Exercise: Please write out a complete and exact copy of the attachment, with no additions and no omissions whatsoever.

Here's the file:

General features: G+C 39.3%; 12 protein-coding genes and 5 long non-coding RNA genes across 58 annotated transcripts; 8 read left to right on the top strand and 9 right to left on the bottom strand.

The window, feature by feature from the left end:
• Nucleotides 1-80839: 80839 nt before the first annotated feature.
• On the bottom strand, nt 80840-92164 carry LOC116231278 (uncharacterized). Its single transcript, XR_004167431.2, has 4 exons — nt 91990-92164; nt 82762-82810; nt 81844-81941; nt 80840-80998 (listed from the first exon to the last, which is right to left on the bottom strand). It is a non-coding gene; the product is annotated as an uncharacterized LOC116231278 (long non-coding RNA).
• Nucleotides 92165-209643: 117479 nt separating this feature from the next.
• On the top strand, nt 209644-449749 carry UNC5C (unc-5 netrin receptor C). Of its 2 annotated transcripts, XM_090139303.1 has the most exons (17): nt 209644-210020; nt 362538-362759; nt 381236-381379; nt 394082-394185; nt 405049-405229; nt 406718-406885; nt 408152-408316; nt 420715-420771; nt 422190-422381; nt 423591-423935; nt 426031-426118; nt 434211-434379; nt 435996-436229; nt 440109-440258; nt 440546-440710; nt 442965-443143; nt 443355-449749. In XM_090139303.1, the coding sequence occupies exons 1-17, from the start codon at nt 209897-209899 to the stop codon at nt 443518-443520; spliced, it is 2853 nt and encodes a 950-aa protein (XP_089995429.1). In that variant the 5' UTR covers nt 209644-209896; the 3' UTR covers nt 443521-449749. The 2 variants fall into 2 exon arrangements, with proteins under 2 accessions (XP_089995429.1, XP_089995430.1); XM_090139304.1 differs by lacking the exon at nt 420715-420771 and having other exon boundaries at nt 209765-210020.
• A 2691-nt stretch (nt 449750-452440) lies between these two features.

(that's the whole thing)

General features: G+C 39.3%; 12 protein-coding genes and 5 long non-coding RNA genes across 58 annotated transcripts; 8 read left to right on the top strand and 9 right to left on the bottom strand.

The window, feature by feature from the left end:
• Nucleotides 1-80839: 80839 nt before the first annotated feature.
• On the bottom strand, nt 80840-92164 carry LOC116231278 (uncharacterized). Its single transcript, XR_004167431.2, has 4 exons — nt 91990-92164; nt 82762-82810; nt 81844-81941; nt 80840-80998 (listed from the first exon to the last, which is right to left on the bottom strand). It is a non-coding gene; the product is annotated as an uncharacterized LOC116231278 (long non-coding RNA).
• Nucleotides 92165-209643: 117479 nt separating this feature from the next.
• On the top strand, nt 209644-449749 carry UNC5C (unc-5 netrin receptor C). Of its 2 annotated transcripts, XM_090139303.1 has the most exons (17): nt 209644-210020; nt 362538-362759; nt 381236-381379; nt 394082-394185; nt 405049-405229; nt 406718-406885; nt 408152-408316; nt 420715-420771; nt 422190-422381; nt 423591-423935; nt 426031-426118; nt 434211-434379; nt 435996-436229; nt 440109-440258; nt 440546-440710; nt 442965-443143; nt 443355-449749. In XM_090139303.1, the coding sequence occupies exons 1-17, from the start codon at nt 209897-209899 to the stop codon at nt 443518-443520; spliced, it is 2853 nt and encodes a 950-aa protein (XP_089995429.1). In that variant the 5' UTR covers nt 209644-209896; the 3' UTR covers nt 443521-449749. The 2 variants fall into 2 exon arrangements, with proteins under 2 accessions (XP_089995429.1, XP_089995430.1); XM_090139304.1 differs by lacking the exon at nt 420715-420771 and having other exon boundaries at nt 209765-210020.
• A 2691-nt stretch (nt 449750-452440) lies between these two features.